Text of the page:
Marriott Fined £99 Million for Breach Affecting 7 Million UK Residents
The UK Information Commissioner’s Office has fined Marriott International Inc £99 million under GDPR for a data breach that affected seven million UK residents.
The ICO released the statement for intention to fine Marriott on July 9, only a few days after the announcement that BA was given a record-breaking £183 million for a data breach affected 500,000 people. BA’s data breach was also related to violations of the EU’s General Data Protection Regulation (GDPR).
The Marriott breach affected approximately 339 million guests around the world, including 7 million in the UK. The breach started in 2014 when hackers broke into a customer database at Starwood Hotels & Resorts Worldwide, which was purchased by Marriott in September 2016. The compromised database was not noticed for a further two years, until September 2018.
According to the statement, ICO determined that Marriott hotels ‘failed to undertake sufficient due diligence when it bought Starwood and should also have done more to secure its systems.’
Under GDPR, organizations that hold data about EU citizens are expected to take reasonable measures to protect the privacy, confidentiality, and integrity of the individual’s data. GDPR does not expect organizations to be able to prevent every data breach, as the most sophisticated cybersecurity systems have vulnerabilities which skilled hackers can exploit.
However, in this case, ICO investigators concluded that Marriott should have made a more considerable effort to ensure that its databases were secure and prevented unauthorized individuals from gaining access to such sensitive information.
“The GDPR makes it clear that organizations must be accountable for the personal data they hold,” said Information Commissioner Elizabeth Denham. “This can include carrying out proper due diligence when making a corporate acquisition, and putting in place proper accountability measures to assess not only what personal data has been acquired, but also how it is protected.”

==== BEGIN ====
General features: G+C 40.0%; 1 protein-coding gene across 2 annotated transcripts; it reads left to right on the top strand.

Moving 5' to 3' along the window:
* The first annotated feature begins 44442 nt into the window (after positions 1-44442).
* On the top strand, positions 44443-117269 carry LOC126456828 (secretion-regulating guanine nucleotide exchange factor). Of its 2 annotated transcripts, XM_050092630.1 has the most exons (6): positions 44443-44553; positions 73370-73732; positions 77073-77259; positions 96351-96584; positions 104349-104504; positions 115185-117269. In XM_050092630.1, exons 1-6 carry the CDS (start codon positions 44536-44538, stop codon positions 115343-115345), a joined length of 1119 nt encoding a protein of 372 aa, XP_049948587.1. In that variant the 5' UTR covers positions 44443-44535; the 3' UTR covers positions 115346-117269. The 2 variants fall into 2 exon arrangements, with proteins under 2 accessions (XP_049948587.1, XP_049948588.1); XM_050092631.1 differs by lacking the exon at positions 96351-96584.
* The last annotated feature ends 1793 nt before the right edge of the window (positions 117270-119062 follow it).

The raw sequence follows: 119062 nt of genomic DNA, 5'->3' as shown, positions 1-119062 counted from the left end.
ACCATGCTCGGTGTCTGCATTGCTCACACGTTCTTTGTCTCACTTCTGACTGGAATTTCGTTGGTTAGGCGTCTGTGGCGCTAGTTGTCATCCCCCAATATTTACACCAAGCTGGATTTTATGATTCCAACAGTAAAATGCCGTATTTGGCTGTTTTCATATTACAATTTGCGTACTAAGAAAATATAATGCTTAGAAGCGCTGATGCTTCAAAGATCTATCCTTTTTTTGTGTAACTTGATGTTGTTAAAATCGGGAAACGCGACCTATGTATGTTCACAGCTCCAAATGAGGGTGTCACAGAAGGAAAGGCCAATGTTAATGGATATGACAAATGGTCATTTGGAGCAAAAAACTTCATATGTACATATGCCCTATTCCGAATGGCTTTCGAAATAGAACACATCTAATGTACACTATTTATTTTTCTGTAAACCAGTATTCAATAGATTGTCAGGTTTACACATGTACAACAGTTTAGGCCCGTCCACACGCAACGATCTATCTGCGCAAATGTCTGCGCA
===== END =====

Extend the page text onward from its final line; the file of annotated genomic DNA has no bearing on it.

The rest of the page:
GDPR requires organizations to report data breaches to the relevant ICO within 72 hours of discovery. ICO investigates data breaches to determine whether GDPR rules were violated. ICO also investigates complaints about GDPR violations from consumers.
Marriott informed the ICO within an appropriate timeframe of the discovery of the breach and cooperated fully with the ICO investigation. The ICO statement has stated that Marriott has already made improvements to its security framework since the breach was discovered.
Marriott has 28 days to appeal the proposed £99,200,396 fine before ICO makes its final determination.
“We are disappointed with this notice of intent from the ICO, which we will contest,” said Arne Sorenson, president and CEO of Marriott.“We deeply regret this incident happened. We take the privacy and security of guest information very seriously and continue to work hard to meet the standard of excellence that our guests expect from Marriott.”
Before GDPR, the maximum fine that could be levied against an organization for a data breach was £500,000. GDPR allows penalties of up to 4% of the company’s annual revenue, thus allowing the ICO to fine Marriott nearly £100 million for this breach.